If I do decide that I need to make a purchase, I ask myself: Can I thrift this? Do I need to buy this new or secondary? Should I invest in this trend with a quality item that will last or is this a quick thrift or even fast fashion purchase? The dad sneaker trend was a fast fashion purchase, but not after searching thrift stores for some 1980s originals. But I have invested in the latest iteration of the classic white button-down for both a new Ganni blouse, as well as scoring a classic men’s Burberry on The Real Real. Both made from high-quality cotton that will stand the test of time, as well as multiple washes. This is another place where I pay close attention to cost per wear, especially if I know from the start the cost could be higher than I prefer to spend.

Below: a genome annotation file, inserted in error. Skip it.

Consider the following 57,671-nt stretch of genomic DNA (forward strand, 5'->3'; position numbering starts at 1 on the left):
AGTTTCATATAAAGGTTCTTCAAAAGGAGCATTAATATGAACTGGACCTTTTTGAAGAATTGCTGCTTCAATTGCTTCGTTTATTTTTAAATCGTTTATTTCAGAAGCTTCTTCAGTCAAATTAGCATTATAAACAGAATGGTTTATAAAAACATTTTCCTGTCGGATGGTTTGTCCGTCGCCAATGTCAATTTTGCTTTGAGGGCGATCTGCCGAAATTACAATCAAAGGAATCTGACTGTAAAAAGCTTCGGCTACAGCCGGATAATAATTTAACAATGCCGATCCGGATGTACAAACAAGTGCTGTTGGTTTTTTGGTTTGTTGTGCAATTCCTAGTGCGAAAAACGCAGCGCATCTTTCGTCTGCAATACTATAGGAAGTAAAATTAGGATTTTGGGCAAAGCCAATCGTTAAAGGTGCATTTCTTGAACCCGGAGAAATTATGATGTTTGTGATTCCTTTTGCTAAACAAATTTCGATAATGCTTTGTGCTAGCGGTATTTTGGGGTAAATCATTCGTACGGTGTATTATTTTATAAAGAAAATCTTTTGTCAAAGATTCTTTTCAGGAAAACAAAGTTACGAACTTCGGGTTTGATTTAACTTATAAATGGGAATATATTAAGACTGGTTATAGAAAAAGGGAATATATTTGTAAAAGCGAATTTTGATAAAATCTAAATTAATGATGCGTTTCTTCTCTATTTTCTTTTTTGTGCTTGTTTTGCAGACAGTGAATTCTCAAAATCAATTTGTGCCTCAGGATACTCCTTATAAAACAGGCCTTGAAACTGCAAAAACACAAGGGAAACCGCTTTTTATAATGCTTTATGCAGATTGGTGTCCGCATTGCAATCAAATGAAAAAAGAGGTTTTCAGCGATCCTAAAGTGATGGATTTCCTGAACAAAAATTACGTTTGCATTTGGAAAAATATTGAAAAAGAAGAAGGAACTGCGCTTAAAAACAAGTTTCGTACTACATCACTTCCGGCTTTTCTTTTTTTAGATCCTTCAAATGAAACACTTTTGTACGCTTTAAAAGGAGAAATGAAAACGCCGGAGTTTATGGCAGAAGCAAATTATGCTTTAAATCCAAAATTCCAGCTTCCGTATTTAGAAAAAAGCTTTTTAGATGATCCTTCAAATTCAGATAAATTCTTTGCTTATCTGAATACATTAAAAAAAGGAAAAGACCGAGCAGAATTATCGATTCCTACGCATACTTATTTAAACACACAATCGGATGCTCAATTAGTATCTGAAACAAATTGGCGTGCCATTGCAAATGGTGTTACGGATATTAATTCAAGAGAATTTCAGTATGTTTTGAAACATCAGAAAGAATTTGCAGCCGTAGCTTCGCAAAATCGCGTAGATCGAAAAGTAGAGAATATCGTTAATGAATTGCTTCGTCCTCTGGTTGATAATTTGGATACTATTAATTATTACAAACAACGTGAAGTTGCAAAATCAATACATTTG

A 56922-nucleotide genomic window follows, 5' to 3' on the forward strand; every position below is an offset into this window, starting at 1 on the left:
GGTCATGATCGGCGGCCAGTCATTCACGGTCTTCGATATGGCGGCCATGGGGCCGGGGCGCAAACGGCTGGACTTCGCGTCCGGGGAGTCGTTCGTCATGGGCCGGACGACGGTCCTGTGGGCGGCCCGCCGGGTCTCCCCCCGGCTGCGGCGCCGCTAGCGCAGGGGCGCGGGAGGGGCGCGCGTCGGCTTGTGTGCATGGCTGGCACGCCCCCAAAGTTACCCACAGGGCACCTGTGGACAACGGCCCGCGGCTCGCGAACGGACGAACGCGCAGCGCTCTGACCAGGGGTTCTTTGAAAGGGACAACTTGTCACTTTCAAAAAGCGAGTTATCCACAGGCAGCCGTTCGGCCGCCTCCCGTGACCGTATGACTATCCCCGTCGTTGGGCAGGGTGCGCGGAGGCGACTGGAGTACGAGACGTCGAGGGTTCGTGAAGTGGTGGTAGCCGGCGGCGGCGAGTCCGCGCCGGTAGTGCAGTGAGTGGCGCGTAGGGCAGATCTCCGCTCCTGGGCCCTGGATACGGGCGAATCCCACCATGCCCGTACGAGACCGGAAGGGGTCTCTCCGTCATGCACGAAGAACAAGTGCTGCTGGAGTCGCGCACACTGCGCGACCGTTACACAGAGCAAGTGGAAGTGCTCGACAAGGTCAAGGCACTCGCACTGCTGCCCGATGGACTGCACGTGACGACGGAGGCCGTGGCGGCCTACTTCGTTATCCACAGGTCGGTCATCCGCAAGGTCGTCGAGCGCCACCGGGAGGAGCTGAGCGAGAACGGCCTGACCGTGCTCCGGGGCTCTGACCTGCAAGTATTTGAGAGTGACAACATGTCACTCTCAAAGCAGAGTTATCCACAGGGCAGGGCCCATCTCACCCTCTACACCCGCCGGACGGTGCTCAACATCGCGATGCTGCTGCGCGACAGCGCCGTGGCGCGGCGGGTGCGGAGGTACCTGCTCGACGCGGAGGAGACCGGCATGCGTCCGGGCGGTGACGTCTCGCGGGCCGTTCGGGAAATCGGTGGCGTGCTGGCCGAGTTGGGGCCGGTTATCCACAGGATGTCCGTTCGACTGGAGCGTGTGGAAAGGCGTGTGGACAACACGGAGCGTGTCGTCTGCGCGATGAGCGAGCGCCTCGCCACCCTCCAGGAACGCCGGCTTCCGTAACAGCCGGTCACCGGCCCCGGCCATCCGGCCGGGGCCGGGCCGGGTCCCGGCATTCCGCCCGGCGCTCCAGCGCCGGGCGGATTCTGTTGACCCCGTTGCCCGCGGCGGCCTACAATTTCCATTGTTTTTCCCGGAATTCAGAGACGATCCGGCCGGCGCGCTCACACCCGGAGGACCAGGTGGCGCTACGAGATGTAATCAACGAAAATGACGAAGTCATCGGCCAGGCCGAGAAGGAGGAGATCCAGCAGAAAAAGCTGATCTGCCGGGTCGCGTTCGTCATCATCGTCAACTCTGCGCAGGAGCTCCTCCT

For this post, I thought the shacket would be a fun example. I purchased a couple through fast fashion as I scour the thrift racks for the men’s work jacket original. I do have to say that I am pleased with the quality of my high street pieces and do plan on keeping and wearing them long after they are no longer the It Item of the season (the long one is great for winter morning school drop offs!).

For the current shacket trend, I styled the H&M shacket for both work and play. Even before the pandemic, working in creative industries (or tech where anything goes dress-wise), I evaluated most purchases with the, “can I wear this in both my work life, my mom life, and/or just my life life?” question. I liked the juxtaposition of the flannel with lace in the casual outfit and the jacquard of the dress. Both bring femininity to a masculine piece.